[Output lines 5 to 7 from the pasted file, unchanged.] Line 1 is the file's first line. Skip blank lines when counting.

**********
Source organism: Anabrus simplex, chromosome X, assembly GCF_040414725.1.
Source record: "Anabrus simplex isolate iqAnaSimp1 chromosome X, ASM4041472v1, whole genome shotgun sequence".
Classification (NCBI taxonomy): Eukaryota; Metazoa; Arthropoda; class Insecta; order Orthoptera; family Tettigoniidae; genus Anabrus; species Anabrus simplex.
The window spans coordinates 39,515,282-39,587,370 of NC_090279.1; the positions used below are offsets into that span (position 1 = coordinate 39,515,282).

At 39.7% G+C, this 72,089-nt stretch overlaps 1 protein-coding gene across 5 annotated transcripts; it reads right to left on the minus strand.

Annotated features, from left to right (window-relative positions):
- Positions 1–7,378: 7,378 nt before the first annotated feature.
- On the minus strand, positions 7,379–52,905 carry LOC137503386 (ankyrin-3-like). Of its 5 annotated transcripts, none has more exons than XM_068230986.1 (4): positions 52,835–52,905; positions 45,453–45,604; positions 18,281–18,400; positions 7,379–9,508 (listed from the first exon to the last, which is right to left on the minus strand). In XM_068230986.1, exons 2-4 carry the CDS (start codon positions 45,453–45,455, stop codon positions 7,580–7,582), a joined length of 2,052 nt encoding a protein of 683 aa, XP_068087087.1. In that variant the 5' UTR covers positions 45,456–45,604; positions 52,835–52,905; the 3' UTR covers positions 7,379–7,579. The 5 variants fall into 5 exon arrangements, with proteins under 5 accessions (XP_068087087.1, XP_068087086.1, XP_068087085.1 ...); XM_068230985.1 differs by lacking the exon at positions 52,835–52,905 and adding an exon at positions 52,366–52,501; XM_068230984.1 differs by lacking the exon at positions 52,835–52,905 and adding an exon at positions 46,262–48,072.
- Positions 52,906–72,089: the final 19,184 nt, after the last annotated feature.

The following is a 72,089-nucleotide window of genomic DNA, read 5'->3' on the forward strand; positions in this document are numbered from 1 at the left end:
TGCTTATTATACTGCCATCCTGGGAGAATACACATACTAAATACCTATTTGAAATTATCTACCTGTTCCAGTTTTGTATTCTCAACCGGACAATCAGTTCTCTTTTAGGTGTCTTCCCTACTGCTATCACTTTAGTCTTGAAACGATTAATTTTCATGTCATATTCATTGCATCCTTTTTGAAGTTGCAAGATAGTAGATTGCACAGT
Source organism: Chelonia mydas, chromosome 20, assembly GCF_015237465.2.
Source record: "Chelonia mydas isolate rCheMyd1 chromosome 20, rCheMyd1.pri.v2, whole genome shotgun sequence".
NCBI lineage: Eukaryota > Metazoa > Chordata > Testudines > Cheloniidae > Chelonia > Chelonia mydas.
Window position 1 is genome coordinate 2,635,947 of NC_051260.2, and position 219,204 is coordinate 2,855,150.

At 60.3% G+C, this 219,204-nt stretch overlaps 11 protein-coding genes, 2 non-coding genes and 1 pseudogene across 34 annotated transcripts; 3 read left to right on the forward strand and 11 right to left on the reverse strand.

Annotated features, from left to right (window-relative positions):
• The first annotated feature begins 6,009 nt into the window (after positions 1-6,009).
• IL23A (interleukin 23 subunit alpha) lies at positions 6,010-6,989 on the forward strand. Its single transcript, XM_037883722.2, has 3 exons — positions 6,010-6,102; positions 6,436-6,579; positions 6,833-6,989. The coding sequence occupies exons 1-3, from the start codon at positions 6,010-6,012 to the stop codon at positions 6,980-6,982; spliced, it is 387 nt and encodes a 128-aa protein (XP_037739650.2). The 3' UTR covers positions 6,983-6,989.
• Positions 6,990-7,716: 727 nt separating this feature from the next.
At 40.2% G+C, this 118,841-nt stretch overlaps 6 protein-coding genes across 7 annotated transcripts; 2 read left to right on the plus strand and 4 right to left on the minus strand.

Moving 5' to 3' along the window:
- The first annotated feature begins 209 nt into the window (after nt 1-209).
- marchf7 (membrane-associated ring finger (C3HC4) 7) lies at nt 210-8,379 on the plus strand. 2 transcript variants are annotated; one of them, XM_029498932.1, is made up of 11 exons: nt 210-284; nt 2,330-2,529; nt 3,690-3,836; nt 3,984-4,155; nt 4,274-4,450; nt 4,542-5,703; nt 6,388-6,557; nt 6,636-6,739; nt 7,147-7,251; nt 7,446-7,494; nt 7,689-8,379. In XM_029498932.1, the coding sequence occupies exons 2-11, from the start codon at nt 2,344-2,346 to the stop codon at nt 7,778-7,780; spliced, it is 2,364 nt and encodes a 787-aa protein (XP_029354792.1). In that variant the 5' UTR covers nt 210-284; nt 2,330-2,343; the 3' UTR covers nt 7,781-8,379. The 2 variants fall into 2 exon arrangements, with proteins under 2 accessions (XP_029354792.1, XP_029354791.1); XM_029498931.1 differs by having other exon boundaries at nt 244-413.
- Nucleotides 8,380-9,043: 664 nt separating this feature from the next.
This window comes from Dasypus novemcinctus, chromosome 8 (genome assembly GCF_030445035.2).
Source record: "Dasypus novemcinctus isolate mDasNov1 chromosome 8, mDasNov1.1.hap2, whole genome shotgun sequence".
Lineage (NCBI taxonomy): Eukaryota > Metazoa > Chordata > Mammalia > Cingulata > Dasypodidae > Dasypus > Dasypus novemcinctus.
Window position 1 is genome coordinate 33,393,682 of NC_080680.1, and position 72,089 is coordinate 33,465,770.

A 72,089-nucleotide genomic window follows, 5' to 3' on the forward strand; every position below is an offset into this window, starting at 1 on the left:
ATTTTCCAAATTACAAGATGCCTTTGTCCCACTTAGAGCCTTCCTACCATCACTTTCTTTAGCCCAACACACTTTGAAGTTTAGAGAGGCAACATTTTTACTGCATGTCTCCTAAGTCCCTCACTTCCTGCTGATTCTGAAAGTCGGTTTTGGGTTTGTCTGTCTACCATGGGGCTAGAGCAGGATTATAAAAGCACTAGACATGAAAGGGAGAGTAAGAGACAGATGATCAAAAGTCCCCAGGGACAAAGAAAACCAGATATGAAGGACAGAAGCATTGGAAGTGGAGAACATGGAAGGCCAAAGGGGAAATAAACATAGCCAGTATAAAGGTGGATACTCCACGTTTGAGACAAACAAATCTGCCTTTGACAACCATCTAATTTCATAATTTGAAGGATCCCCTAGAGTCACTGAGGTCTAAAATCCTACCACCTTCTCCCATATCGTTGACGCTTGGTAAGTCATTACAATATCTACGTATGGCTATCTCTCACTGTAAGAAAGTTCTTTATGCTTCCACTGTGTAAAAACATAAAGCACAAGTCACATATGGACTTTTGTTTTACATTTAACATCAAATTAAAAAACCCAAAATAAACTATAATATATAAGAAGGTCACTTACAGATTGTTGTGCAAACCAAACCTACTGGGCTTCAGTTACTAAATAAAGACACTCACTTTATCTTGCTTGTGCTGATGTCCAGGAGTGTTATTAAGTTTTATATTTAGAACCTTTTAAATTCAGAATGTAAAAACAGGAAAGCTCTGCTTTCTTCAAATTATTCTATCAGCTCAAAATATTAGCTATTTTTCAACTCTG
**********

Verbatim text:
At 39.7% G+C, this 72,089-nt stretch overlaps 1 protein-coding gene across 5 annotated transcripts; it reads right to left on the minus strand.

Annotated features, from left to right (window-relative positions):
- Positions 1–7,378: 7,378 nt before the first annotated feature.